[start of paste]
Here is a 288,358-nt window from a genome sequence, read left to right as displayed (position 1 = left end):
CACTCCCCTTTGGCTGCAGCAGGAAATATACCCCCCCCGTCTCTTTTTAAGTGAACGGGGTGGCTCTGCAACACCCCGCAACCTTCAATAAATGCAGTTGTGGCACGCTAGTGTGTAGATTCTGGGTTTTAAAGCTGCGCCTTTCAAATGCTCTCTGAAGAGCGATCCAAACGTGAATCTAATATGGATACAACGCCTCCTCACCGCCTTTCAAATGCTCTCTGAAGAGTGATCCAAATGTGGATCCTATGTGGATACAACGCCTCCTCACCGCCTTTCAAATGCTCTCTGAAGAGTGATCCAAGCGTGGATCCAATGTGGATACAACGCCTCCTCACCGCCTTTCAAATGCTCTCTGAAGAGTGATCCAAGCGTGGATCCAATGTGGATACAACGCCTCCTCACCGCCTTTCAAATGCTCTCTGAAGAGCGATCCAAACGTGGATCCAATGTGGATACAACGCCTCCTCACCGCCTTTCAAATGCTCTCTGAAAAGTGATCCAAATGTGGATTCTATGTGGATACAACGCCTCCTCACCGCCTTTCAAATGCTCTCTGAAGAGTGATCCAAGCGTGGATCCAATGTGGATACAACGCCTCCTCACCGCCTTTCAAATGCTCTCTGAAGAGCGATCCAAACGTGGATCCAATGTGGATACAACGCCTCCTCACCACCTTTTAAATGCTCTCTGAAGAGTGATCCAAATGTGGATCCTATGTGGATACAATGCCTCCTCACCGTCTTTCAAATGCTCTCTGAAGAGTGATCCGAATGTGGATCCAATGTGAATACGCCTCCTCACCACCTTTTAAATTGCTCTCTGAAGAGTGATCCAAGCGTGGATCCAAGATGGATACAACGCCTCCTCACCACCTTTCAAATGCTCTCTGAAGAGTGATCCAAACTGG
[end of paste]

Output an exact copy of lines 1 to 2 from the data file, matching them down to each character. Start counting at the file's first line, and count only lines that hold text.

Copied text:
Here is a 288,358-nt window from a genome sequence, read left to right as displayed (position 1 = left end):
CACTCCCCTTTGGCTGCAGCAGGAAATATACCCCCCCCGTCTCTTTTTAAGTGAACGGGGTGGCTCTGCAACACCCCGCAACCTTCAATAAATGCAGTTGTGGCACGCTAGTGTGTAGATTCTGGGTTTTAAAGCTGCGCCTTTCAAATGCTCTCTGAAGAGCGATCCAAACGTGAATCTAATATGGATACAACGCCTCCTCACCGCCTTTCAAATGCTCTCTGAAGAGTGATCCAAATGTGGATCCTATGTGGATACAACGCCTCCTCACCGCCTTTCAAATGCTCTCTGAAGAGTGATCCAAGCGTGGATCCAATGTGGATACAACGCCTCCTCACCGCCTTTCAAATGCTCTCTGAAGAGTGATCCAAGCGTGGATCCAATGTGGATACAACGCCTCCTCACCGCCTTTCAAATGCTCTCTGAAGAGCGATCCAAACGTGGATCCAATGTGGATACAACGCCTCCTCACCGCCTTTCAAATGCTCTCTGAAAAGTGATCCAAATGTGGATTCTATGTGGATACAACGCCTCCTCACCGCCTTTCAAATGCTCTCTGAAGAGTGATCCAAGCGTGGATCCAATGTGGATACAACGCCTCCTCACCGCCTTTCAAATGCTCTCTGAAGAGCGATCCAAACGTGGATCCAATGTGGATACAACGCCTCCTCACCACCTTTTAAATGCTCTCTGAAGAGTGATCCAAATGTGGATCCTATGTGGATACAATGCCTCCTCACCGTCTTTCAAATGCTCTCTGAAGAGTGATCCGAATGTGGATCCAATGTGAATACGCCTCCTCACCACCTTTTAAATTGCTCTCTGAAGAGTGATCCAAGCGTGGATCCAAGATGGATACAACGCCTCCTCACCACCTTTCAAATGCTCTCTGAAGAGTGATCCAAACTGG